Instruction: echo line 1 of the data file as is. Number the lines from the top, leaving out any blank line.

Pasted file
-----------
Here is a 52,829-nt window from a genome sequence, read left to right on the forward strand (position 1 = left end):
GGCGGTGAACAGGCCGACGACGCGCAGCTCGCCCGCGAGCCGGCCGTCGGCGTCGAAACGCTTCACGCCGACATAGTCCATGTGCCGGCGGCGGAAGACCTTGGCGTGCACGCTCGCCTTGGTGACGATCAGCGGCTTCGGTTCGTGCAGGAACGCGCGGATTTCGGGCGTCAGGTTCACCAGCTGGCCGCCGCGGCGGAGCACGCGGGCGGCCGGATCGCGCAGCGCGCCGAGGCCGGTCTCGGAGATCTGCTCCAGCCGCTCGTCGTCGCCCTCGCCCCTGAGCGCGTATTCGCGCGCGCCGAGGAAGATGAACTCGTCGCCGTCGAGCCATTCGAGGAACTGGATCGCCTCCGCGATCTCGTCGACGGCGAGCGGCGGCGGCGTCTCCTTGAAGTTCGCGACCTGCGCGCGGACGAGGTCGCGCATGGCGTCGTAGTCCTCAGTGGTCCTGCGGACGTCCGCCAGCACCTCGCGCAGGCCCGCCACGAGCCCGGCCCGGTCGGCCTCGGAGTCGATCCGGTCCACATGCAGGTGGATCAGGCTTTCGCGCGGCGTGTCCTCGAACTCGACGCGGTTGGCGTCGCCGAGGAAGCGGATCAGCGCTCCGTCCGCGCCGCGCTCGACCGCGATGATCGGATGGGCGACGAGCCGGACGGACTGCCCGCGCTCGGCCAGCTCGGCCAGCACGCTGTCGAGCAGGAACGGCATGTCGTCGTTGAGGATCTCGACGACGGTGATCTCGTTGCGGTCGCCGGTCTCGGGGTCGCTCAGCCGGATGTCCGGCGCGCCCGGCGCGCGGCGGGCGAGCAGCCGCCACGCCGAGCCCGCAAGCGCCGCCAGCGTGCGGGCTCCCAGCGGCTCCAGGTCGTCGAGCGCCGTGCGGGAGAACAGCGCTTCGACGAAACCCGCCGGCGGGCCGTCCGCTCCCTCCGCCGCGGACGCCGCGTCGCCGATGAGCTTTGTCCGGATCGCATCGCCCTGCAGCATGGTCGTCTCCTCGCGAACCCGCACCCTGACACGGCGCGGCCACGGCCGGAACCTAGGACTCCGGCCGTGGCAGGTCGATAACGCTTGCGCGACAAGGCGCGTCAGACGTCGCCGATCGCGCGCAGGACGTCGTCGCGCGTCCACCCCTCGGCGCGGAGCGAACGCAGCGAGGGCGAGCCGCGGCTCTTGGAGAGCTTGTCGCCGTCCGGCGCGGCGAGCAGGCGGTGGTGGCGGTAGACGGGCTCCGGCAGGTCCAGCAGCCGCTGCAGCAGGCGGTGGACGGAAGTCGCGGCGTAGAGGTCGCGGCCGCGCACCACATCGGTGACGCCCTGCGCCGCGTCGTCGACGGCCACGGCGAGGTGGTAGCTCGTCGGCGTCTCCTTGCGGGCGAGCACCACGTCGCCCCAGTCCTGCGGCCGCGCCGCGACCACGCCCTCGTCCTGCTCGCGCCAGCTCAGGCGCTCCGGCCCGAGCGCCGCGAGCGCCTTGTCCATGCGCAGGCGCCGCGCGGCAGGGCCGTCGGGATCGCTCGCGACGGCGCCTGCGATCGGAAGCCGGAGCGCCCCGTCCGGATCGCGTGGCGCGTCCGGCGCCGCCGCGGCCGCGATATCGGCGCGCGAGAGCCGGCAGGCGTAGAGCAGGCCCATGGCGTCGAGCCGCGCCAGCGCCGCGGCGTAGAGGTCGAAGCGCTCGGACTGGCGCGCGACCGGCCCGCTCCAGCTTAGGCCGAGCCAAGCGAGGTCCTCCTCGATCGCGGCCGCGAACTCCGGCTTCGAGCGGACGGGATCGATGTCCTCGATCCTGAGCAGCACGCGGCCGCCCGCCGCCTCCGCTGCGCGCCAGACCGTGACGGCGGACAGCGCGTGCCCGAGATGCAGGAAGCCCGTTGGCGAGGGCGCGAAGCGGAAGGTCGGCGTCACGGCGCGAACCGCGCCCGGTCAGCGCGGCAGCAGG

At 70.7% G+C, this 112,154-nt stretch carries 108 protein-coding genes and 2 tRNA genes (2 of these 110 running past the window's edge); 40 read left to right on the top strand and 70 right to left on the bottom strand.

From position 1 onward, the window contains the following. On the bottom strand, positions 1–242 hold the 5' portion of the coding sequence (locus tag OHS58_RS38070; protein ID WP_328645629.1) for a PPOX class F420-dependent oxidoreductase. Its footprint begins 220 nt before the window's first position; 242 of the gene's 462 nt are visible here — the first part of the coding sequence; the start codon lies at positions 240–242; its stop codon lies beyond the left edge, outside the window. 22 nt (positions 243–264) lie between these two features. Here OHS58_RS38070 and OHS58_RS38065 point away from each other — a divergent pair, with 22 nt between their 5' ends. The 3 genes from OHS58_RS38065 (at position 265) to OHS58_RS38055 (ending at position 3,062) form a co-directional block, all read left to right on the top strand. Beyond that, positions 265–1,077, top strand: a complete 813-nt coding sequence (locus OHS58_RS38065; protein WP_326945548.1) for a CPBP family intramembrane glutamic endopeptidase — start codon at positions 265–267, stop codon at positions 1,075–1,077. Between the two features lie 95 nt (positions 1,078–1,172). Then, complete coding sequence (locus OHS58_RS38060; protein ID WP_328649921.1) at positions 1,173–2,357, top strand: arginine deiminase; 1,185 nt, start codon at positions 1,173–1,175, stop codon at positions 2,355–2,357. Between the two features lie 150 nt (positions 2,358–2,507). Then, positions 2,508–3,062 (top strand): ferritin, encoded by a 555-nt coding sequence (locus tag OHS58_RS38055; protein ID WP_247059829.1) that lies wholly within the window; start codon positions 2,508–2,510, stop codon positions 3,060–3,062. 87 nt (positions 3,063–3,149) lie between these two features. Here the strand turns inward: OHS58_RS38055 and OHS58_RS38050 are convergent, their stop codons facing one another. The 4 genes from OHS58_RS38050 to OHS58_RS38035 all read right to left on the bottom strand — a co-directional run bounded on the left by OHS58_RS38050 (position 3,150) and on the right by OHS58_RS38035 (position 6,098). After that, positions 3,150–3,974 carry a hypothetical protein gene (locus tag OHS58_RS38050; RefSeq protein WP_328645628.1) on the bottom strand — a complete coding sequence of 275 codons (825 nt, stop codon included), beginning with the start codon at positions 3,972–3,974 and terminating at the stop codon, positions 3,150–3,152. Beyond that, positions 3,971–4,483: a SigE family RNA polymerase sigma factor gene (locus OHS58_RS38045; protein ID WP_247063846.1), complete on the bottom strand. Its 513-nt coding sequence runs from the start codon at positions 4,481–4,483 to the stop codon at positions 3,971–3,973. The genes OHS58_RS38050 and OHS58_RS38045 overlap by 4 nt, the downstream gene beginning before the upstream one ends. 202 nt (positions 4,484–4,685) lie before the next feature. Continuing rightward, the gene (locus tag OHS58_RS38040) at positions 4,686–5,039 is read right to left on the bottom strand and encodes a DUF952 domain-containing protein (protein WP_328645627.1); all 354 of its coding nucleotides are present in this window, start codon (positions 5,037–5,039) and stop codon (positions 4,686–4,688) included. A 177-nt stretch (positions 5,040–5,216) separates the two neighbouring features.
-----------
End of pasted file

Here is a 52,829-nt window from a genome sequence, read left to right on the forward strand (position 1 = left end):